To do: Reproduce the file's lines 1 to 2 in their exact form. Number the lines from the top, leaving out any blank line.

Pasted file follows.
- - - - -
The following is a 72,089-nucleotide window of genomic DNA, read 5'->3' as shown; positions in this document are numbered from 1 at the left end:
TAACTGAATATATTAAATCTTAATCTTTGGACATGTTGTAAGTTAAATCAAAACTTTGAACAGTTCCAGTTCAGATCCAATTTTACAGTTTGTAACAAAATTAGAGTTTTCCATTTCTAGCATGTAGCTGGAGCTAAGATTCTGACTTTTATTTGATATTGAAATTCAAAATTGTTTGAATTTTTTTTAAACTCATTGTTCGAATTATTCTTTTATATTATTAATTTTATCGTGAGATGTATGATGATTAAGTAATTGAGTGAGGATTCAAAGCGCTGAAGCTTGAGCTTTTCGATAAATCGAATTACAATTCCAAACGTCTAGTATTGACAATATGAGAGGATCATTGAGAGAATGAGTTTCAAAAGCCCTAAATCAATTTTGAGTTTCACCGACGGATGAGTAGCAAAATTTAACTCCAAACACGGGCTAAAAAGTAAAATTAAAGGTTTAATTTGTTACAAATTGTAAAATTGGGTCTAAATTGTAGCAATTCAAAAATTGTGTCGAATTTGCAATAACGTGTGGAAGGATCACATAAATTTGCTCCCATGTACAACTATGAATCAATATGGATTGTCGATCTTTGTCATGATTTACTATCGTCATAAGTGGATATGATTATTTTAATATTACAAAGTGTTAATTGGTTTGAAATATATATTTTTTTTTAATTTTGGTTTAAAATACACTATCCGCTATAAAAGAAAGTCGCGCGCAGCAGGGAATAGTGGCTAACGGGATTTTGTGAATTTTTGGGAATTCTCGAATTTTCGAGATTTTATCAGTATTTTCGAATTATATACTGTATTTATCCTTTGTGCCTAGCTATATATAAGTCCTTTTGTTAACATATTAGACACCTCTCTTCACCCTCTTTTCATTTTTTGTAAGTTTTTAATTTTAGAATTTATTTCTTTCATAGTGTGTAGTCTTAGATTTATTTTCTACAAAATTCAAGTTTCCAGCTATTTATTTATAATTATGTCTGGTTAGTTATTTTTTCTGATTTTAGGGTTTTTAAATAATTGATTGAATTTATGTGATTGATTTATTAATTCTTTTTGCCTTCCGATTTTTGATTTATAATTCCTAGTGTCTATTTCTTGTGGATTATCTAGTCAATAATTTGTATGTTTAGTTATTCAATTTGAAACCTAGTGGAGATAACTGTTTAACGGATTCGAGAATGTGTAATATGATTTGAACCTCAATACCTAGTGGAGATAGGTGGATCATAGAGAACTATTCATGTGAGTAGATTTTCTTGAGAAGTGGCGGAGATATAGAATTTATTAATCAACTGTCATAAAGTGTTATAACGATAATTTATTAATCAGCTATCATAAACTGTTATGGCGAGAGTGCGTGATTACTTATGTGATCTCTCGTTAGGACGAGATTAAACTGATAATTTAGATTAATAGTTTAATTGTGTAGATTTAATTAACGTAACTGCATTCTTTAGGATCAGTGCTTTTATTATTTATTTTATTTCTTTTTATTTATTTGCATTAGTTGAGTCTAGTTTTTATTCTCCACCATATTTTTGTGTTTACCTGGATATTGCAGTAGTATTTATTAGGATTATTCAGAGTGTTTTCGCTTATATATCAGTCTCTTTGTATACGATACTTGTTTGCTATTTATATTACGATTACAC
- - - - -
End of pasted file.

The following is a 72,089-nucleotide window of genomic DNA, read 5'->3' as shown; positions in this document are numbered from 1 at the left end:
TAACTGAATATATTAAATCTTAATCTTTGGACATGTTGTAAGTTAAATCAAAACTTTGAACAGTTCCAGTTCAGATCCAATTTTACAGTTTGTAACAAAATTAGAGTTTTCCATTTCTAGCATGTAGCTGGAGCTAAGATTCTGACTTTTATTTGATATTGAAATTCAAAATTGTTTGAATTTTTTTTAAACTCATTGTTCGAATTATTCTTTTATATTATTAATTTTATCGTGAGATGTATGATGATTAAGTAATTGAGTGAGGATTCAAAGCGCTGAAGCTTGAGCTTTTCGATAAATCGAATTACAATTCCAAACGTCTAGTATTGACAATATGAGAGGATCATTGAGAGAATGAGTTTCAAAAGCCCTAAATCAATTTTGAGTTTCACCGACGGATGAGTAGCAAAATTTAACTCCAAACACGGGCTAAAAAGTAAAATTAAAGGTTTAATTTGTTACAAATTGTAAAATTGGGTCTAAATTGTAGCAATTCAAAAATTGTGTCGAATTTGCAATAACGTGTGGAAGGATCACATAAATTTGCTCCCATGTACAACTATGAATCAATATGGATTGTCGATCTTTGTCATGATTTACTATCGTCATAAGTGGATATGATTATTTTAATATTACAAAGTGTTAATTGGTTTGAAATATATATTTTTTTTTAATTTTGGTTTAAAATACACTATCCGCTATAAAAGAAAGTCGCGCGCAGCAGGGAATAGTGGCTAACGGGATTTTGTGAATTTTTGGGAATTCTCGAATTTTCGAGATTTTATCAGTATTTTCGAATTATATACTGTATTTATCCTTTGTGCCTAGCTATATATAAGTCCTTTTGTTAACATATTAGACACCTCTCTTCACCCTCTTTTCATTTTTTGTAAGTTTTTAATTTTAGAATTTATTTCTTTCATAGTGTGTAGTCTTAGATTTATTTTCTACAAAATTCAAGTTTCCAGCTATTTATTTATAATTATGTCTGGTTAGTTATTTTTTCTGATTTTAGGGTTTTTAAATAATTGATTGAATTTATGTGATTGATTTATTAATTCTTTTTGCCTTCCGATTTTTGATTTATAATTCCTAGTGTCTATTTCTTGTGGATTATCTAGTCAATAATTTGTATGTTTAGTTATTCAATTTGAAACCTAGTGGAGATAACTGTTTAACGGATTCGAGAATGTGTAATATGATTTGAACCTCAATACCTAGTGGAGATAGGTGGATCATAGAGAACTATTCATGTGAGTAGATTTTCTTGAGAAGTGGCGGAGATATAGAATTTATTAATCAACTGTCATAAAGTGTTATAACGATAATTTATTAATCAGCTATCATAAACTGTTATGGCGAGAGTGCGTGATTACTTATGTGATCTCTCGTTAGGACGAGATTAAACTGATAATTTAGATTAATAGTTTAATTGTGTAGATTTAATTAACGTAACTGCATTCTTTAGGATCAGTGCTTTTATTATTTATTTTATTTCTTTTTATTTATTTGCATTAGTTGAGTCTAGTTTTTATTCTCCACCATATTTTTGTGTTTACCTGGATATTGCAGTAGTATTTATTAGGATTATTCAGAGTGTTTTCGCTTATATATCAGTCTCTTTGTATACGATACTTGTTTGCTATTTATATTACGATTACAC